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Clarification on AFR burn speed and more

EFI Tuning Fundamentals

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Hello! I'm very new here and decided to start with the EFI Fundamentals course after watching as much of HPA's YouTube content I deemed relevant to my application as possible.

In the Lean Tuning Myths, Andre mentions that richer mixtures burn slower than leaner ones. Prior to enrolling to this course, I have read differing opinions on this matter all over the web, with some echoing what Andre said, others stating the exact opposite, and some ultimately bridging both sides by stating that pump gas AFRs north and south of 12-13 will burn slower.

May I know if the Lean Tuning Myths video was referencing the last point when the richer burns slower statement was made?

I'm trying to take baby steps in playing with my Lexus 2.0T motor's existing tune using vfTuner. Please do let me know if I have the following correct/making sense:

1. Increased boost will make the mixture burn faster and thus require less spark advance for both safety and leverage on the crankshaft, relative to low boost conditions.

2. Richer AFRs have a cooling effect on the combustion chamber by A. using up more heat to convert the atomized liquid fuel to vapor and B. burning cooler overall.

Some more questions now unrelated to AFR but might as well be thrown out there as well:

3. In the absence of an explicit open loop-close loop transition control, will there be downsides to duping the ECU into open loop by altering the high load values in the catalytic converter temperature tables? This will make the ECU think the cats are reaaaally hot. Low load values will remain unmodified.

4. My NX is running a 200-cell downpipe in lieu of the restrictive factory piece. What tune changes are typically made/should I explore to capitalize on the freer exhaust flow/lower post-turbine pressure an aftermarket downpipe provides? Without changes to the tune, I've only felt faster spool and a stronger top end.

5A. This is pretty advanced compared to the module I'm at at the moment: If I increased logged MAF g/s by retarding the intake VVTi at high rpm (improved VE?), am I at greater risk of det due to increased oxygen fill in the cylinders or safer due to presumably lower air temperatures/fresher air/less overlap/reduced exhaust reversal?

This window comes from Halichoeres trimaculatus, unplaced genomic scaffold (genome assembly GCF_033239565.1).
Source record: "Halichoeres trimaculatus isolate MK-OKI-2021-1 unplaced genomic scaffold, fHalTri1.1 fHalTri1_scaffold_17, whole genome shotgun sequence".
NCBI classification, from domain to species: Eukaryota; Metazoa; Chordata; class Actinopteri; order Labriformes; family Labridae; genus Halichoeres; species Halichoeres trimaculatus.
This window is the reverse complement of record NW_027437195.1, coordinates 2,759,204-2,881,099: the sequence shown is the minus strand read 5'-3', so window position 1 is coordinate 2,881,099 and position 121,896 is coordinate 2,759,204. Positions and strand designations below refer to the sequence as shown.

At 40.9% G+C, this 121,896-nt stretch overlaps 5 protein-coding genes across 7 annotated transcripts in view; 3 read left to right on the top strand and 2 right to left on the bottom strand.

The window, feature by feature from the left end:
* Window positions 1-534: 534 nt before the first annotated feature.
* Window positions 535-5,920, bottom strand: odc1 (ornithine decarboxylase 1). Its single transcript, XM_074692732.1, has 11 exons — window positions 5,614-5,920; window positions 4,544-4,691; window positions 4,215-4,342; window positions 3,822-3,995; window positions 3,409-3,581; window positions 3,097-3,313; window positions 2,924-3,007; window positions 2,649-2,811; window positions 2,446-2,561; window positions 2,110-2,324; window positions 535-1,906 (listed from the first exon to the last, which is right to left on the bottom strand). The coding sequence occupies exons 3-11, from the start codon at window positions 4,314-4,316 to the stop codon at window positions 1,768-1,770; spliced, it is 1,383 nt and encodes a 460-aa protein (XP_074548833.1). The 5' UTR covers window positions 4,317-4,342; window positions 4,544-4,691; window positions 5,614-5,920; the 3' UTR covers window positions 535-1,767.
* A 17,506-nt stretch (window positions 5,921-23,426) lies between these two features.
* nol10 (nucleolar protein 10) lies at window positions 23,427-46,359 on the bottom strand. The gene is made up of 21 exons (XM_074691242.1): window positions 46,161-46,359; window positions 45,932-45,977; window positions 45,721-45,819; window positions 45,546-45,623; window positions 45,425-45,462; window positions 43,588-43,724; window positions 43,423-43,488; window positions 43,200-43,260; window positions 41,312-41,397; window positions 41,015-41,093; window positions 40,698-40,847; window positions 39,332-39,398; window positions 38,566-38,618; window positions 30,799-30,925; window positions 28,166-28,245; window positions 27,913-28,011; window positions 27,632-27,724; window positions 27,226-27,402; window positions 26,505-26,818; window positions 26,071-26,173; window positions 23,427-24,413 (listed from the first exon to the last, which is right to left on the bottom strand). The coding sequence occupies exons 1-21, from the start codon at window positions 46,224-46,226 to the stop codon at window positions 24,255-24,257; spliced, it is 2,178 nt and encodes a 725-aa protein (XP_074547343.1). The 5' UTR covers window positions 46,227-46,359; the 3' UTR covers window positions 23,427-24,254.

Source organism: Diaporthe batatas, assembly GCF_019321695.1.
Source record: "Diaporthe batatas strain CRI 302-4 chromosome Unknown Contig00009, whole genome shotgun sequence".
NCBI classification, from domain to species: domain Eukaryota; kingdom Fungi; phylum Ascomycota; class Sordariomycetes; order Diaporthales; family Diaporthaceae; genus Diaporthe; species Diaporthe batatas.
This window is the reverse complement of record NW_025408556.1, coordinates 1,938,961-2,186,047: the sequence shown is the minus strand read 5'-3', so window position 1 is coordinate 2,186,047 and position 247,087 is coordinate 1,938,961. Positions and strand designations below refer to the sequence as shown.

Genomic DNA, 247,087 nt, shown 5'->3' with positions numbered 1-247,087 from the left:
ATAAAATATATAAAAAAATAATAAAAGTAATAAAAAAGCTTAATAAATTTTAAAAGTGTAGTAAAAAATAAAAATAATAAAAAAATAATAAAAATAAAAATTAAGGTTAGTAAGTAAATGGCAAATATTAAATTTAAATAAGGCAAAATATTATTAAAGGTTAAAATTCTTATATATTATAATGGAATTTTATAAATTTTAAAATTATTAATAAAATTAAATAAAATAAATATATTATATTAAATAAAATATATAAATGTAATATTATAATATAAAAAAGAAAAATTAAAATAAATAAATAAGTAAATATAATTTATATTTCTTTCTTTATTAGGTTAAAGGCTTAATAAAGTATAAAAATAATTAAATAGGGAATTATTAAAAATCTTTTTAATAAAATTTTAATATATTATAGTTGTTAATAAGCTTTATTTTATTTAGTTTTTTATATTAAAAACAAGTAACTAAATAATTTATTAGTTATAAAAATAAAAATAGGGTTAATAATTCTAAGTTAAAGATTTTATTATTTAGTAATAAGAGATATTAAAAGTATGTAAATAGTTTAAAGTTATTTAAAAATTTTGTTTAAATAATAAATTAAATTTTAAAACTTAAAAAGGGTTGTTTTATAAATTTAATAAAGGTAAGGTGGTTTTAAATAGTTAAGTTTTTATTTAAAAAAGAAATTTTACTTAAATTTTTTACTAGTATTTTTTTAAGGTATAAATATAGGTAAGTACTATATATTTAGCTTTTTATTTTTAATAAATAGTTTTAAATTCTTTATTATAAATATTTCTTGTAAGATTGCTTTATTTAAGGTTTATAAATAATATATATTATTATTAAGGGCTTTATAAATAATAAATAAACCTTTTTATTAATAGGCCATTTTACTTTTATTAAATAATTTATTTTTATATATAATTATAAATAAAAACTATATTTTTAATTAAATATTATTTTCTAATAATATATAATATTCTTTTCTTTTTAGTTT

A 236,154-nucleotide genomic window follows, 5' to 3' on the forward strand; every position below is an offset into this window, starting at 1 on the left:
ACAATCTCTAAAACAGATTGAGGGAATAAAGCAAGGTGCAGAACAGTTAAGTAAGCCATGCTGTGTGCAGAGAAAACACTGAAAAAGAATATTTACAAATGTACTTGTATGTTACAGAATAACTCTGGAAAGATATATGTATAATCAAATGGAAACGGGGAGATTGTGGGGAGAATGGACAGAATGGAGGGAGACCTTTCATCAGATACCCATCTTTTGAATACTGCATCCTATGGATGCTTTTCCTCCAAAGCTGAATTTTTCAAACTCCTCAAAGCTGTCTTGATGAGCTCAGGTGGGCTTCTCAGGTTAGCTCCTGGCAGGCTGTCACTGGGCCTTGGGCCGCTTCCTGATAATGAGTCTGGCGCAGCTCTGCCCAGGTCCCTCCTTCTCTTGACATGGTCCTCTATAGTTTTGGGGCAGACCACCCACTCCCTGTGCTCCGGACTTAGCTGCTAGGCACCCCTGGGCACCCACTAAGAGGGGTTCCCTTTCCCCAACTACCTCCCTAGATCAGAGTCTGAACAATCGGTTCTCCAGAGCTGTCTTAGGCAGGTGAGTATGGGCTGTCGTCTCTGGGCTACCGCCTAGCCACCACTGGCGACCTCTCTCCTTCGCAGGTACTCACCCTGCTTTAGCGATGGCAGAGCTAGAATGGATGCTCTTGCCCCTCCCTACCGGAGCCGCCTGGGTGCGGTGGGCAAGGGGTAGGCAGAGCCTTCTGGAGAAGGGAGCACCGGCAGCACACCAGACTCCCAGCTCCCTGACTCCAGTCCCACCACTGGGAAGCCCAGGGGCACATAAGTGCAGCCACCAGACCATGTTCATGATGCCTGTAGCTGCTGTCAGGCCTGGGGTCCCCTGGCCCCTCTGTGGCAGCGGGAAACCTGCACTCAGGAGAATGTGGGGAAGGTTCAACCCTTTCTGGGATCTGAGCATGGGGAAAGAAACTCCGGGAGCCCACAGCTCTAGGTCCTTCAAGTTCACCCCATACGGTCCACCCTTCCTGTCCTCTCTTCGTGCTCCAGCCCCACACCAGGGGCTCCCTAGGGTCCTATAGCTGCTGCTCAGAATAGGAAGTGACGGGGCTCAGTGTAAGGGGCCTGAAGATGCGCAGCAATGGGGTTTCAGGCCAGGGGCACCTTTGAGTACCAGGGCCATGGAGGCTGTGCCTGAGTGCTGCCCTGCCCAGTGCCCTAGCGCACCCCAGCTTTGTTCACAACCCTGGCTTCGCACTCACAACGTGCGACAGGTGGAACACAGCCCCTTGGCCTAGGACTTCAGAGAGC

5B. In 5A's case, can I assume that the turbo is still happy and isn't any more overdriven than it was prior to the change, since the MAF reading increased anyway?

5C. On the top end, boost tapered down even further after the change. Since the engine is an air pump, the change in MAF ought to trump the now lower boost at the top of the rev range, which likely came as a result of greater/easier cylinder filling anyway. Do I have this right?

Hope to hear from you guys soon! Huge thanks and I'm loving the content so far. Cheers

Chez

2b A rich mixture may be expected to burn hotter, as evidenced by running gas (LPG and CNG) and diesel rich and the affect on EGT.

I may be in error, though.

5x This is why I have an issue with the use of the term VE for the mass airflow ratio in forced induction engines. For me, VE should only be used for the internal pumping efficiency of the engine.

If you increase the internal efficiency (actual VE) of the engine there will be less resistance to the air mass passing through the engine and hence a reduction in "boost" and charge temperatures because it's that resistance that builds the 'boost'.

What it means is that for the same mass of air entering the engine you should expect more torque/power, lower charge temperatures, faster spooling, lower EGTs and exhaust manifold pressure - the latter two because the exhaust gases will also benefit because there is less load on the impellor and hence resistance from the turbine that causes the exhaust pressure, and the hot gases are ejected faster which would be expected to drop the EGTs.

Again, though, I may be in error.

Thanks for the reply, Gord! My understanding of boost as somewhat a measure of resistance led me to wonder if I shouldn't care so much about boost, now that the engine moves more air mass. I also figured it'd be safe to rule out flow reversal as the cause of higher MAF readings, since boost is lower, and overlap is reduced, by way of retarded intake timing. By your comments, I suppose the higher MAF readings indeed trump the lower boost figures.

On the matter of lower turbo shaft resistance - does a lower compressor pressure ratio (lower absolute : atmospheric ratio) and increased flow move things to the right side of the turbo efficiency map - the so-called choke zone? (I don't have a map for the factory turbo, but this seems to be the case for all compressor maps out there.) This is supposed to be a bad thing, but then again, the car's flowing more air mass through. There are also no ball bearings to kill. The factory turbo hums along on a journal bearing. Am I overthinking things, or is there really something to worry about here? Cheers

Increased pressure increases flame speed.

I think temperature is a bit of a balancing act and egt doesn't necessarily reflect peak chamber temperature. Assuming the same air flow/approximate delivered power richer than stoic will be cooler on petrol, however very rich or lean slows flame speed so the burn is closer to the exhaust stroke which will disproportionately raise egt.

Assuming no knock, the below seems to be true for most "petrol" mixes and ethanol blends.

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